TikTok search results full of misinformation: report

TikTok may be the platform of choice for memorable videos, but anyone who uses it to educate themselves about COVID-19, climate change or Russia’s invasion of Ukraine is likely to encounter misleading information, according to a research report published Wednesday.

NewsGuard researchers searched TikTok for content on major news topics and found that almost one in five videos automatically suggested by the platform contained misinformation.

For example, a search for information about “mRNA vaccine” turned up five videos (out of the first 10) that contained misinformation, including unsubstantiated claims that the COVID-19 vaccine causes “permanent damage to children’s critical organs.”

Researchers searching TikTok for information about abortion, the 2020 election, the January 6 riot in the US Capitol, climate change, or the Russian invasion of Ukraine found similarly misleading videos scattered between more accurate clips.

The amount of misinformation — and the ease with which it can be found — is of particular concern given TikTok’s popularity among young people, according to Steven Brill, founder of NewsGuard, a firm that monitors misinformation.

TikTok is the second most popular domain in the world according to online performance and security company Cloudflare, surpassed only by Google.

Brill questioned whether ByteDance, the Chinese company that owns TikTok, is doing enough to stop misinformation, or whether it is intentionally allowing the spread of misinformation to sow confusion in the US and other western democracies.

“It’s either incompetence or something worse,” Brill told The Associated Press.

TikTok released a statement in response to NewsGuard’s report, noting that its community guidelines prohibit harmful misinformation and work to promote authoritative content on important issues like COVID-19.

“We do not allow harmful misinformation, including medical misinformation, and we will remove it from the platform,” the company said.

TikTok has taken further steps that it says are aimed at directing users to trusted sources. For example, this year the company launched a voting center to help US voters find polling locations or information about candidates.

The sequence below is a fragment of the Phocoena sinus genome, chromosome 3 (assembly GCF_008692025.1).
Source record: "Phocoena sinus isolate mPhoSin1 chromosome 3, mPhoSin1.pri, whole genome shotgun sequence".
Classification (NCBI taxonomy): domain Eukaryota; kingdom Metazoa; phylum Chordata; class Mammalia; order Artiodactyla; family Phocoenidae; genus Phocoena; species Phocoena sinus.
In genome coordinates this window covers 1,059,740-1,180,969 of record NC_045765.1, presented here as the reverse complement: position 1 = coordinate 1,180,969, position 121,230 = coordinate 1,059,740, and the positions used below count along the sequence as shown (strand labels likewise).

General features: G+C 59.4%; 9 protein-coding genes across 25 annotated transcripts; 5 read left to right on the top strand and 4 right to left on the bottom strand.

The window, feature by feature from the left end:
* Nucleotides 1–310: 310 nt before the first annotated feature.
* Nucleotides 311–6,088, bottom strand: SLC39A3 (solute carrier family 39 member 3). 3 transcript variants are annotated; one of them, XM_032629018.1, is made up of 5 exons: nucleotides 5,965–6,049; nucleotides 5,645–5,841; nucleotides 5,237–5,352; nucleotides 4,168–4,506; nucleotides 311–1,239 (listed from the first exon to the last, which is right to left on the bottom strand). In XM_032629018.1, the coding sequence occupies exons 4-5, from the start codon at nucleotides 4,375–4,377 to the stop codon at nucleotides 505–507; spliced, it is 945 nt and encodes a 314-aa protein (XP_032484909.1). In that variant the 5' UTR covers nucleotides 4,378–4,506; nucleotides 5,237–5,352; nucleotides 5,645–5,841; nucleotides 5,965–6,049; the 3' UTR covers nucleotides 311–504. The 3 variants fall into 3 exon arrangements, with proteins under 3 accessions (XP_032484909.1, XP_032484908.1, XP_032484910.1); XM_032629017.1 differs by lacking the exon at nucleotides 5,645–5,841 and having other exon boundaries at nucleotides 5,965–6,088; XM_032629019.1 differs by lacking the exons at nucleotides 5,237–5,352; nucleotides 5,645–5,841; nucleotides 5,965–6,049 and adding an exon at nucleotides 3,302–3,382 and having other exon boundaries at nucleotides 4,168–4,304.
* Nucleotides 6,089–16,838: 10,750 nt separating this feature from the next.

The platform removed more than 102 million videos that violated its rules in the first quarter of 2022. Yet only a tiny percentage of those violated TikTok’s rules against misinformation.

Researchers found that TikTok’s own search tool seems designed to trick users into making false claims in some cases. For example, when researchers entered the words “COVID vaccine” into the search tool, the tool suggested a search for keywords such as “COVID vaccine exposed” and “COVID vaccine injury.”

However, when the same search was performed on Google, this search engine suggested searches related to more specific information on vaccine clinics, the different types of vaccines and booster shots.

TikTok’s rising popularity has drawn the attention of state officials and federal lawmakers, some of whom have raised privacy and security concerns.

The Senate Committee on Homeland Security and Governmental Affairs will hold a hearing Wednesday on social media’s impact on the country’s security. TikTok Chief Operating Officer Vanessa Pappas will testify along with representatives from YouTube, Twitter and Meta, the owner of Instagram and Facebook.

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Follow the AP’s coverage of misinformation at https://apnews.com/hub/misinformation.

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